Vol.6 Special Interview

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Professor Akiyoshi Kabe of the Graduate School of Human Sciences, Waseda University × Maiko Ito × CLPA Global Director Naomi Nakamura

Robots Usher In New Possibilities in Preventative Medicine
Towards New Applications for CC-Link/CC-Link IE

A robot with great promise for application development, not just in the factory, but in areas as diverse as the community and the home. The advanced control functions provided by CC-Link/CC-Link IE should be very helpful in that evolution. The Global Director of the CC-Link Partner Association (CLPA), Naomi Nakamura, interviewed Akiyoshi Kabe, who is a CLPA technical advisor and professor in the Graduate School of Human Sciences at Waseda University, currently engaged in the research and development of medical care and welfare robots. She also interviewed the actress Maiko Ito, who is a graduate student from his laboratory, and is currently doing research on robots which can be usefully employed for things such as preventive medicine.

The “SS RAM-chan” squat support tool robot

NakamuraPlease explain about your specialization in Health and Welfare Industrial Science. KabeOne of the major projects of Health and Welfare Industrial Science is the development of health and welfare robots. We are aiming to make a real contribution to solving the variety of problems which are now emerging in our super-aged society, by developing robots which can provide the different kinds of support that we associate with health and health care, in the many different scenarios that people find themselves in day to day. Specifically, we are developing the kinds of robots which can prevent "locomotive syndrome", in which the risk of needing nursing care increases due to the functional decline in the joints and muscles, and so on, that comes with aging. A significant feature of health and welfare science is not just developing robots, but simultaneously promoting research based on the premise of their "social implementation", developing an overall service which includes in its scope their actual operation on-site, for example, and even the business model to be employed.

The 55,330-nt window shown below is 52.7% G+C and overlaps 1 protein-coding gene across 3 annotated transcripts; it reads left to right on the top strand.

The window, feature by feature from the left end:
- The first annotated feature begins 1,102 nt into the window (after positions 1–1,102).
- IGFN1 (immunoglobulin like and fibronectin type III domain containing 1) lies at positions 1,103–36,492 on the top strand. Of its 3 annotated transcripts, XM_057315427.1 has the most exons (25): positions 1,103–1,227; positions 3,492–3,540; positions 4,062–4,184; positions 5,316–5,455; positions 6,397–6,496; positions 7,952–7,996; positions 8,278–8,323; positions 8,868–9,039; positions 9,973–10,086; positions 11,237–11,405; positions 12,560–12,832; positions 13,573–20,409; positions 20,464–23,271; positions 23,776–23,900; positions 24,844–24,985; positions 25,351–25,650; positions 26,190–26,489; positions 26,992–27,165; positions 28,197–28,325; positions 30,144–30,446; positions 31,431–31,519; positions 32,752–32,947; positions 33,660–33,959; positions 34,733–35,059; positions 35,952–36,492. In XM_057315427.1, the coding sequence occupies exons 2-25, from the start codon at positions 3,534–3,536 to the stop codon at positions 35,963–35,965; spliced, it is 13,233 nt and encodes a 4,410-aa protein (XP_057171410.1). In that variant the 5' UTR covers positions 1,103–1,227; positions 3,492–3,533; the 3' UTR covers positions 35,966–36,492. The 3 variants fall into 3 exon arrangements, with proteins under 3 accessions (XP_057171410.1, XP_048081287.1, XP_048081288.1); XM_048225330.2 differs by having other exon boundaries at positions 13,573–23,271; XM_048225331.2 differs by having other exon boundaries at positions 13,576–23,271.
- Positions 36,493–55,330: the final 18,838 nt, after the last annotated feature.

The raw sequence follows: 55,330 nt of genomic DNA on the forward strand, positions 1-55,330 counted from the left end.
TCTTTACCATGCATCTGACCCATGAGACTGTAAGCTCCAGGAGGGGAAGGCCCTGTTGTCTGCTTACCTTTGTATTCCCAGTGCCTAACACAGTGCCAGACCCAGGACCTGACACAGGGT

A Fusion of Preventative Medicine and Robot Technology

NakamuraMs. Ito, how did you become involved in Heath and Welfare Industrial Science? ItoSo that I could study something useful about our super-aged society, I enrolled in the “e-School” of the Waseda University School of Human Sciences. In the e-School, you take part in a junior seminar. Just as I was entering my third year and thinking about what seminar to do, my classmate told me about the most popular seminar, which was with Professor Kabe. When I went to have an interview with Professor Kabe for the seminar, we talked about the possibility of perhaps doing something new by combining robot technology with the knowledge of preventative medicine that I had acquired, and it was decided that I could join his seminar. NakamuraWhen it comes to the development of robots, I would have thought that knowledge other than preventative medicine is also required, such as mechanical systems and electronics. ItoThat’s correct. Fresh engineering expertise is required in making a robot a reality, such as programming the microcomputer needed for controlling the mechanical system. We also undertook research and development which emphasized the robot concept itself, as well as, for example, the ways in which it can be utilized. NakamuraRecently, the number of companies entering the field of health and welfare robots has been increasing. KabeTen years ago, I think you would have seen hardly any health and welfare robots at robot-related exhibitions. However, as the need for care support robots has become clearly evident in our ever-aging society, a lot of universities and businesses have started to develop health care and welfare robots.